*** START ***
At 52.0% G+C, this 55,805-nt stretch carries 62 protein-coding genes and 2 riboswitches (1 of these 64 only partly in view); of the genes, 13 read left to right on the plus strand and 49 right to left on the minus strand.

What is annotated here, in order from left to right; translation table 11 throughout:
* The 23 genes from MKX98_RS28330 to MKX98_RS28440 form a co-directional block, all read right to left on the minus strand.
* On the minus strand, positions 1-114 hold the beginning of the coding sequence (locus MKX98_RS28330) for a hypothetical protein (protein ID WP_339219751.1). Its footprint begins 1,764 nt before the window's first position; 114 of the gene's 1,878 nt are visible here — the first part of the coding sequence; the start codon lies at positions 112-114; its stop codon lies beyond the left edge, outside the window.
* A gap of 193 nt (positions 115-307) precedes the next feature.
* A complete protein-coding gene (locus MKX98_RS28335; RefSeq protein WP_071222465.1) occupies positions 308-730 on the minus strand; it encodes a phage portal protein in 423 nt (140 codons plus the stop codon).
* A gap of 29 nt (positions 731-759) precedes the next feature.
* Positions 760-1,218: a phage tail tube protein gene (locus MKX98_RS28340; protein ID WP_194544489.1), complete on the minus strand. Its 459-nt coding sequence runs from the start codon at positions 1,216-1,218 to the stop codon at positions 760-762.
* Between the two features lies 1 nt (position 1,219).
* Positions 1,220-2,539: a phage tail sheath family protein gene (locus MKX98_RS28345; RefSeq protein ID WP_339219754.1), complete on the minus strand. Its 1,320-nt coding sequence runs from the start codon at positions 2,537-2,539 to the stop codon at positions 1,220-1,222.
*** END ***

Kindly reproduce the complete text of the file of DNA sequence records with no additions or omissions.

At 52.0% G+C, this 55,805-nt stretch carries 62 protein-coding genes and 2 riboswitches (1 of these 64 only partly in view); of the genes, 13 read left to right on the plus strand and 49 right to left on the minus strand.

What is annotated here, in order from left to right; translation table 11 throughout:
* The 23 genes from MKX98_RS28330 to MKX98_RS28440 form a co-directional block, all read right to left on the minus strand.
* On the minus strand, positions 1-114 hold the beginning of the coding sequence (locus MKX98_RS28330) for a hypothetical protein (protein ID WP_339219751.1). Its footprint begins 1,764 nt before the window's first position; 114 of the gene's 1,878 nt are visible here — the first part of the coding sequence; the start codon lies at positions 112-114; its stop codon lies beyond the left edge, outside the window.
* A gap of 193 nt (positions 115-307) precedes the next feature.
* A complete protein-coding gene (locus MKX98_RS28335; RefSeq protein WP_071222465.1) occupies positions 308-730 on the minus strand; it encodes a phage portal protein in 423 nt (140 codons plus the stop codon).
* A gap of 29 nt (positions 731-759) precedes the next feature.
* Positions 760-1,218: a phage tail tube protein gene (locus MKX98_RS28340; protein ID WP_194544489.1), complete on the minus strand. Its 459-nt coding sequence runs from the start codon at positions 1,216-1,218 to the stop codon at positions 760-762.
* Between the two features lies 1 nt (position 1,219).
* Positions 1,220-2,539: a phage tail sheath family protein gene (locus MKX98_RS28345; RefSeq protein ID WP_339219754.1), complete on the minus strand. Its 1,320-nt coding sequence runs from the start codon at positions 2,537-2,539 to the stop codon at positions 1,220-1,222.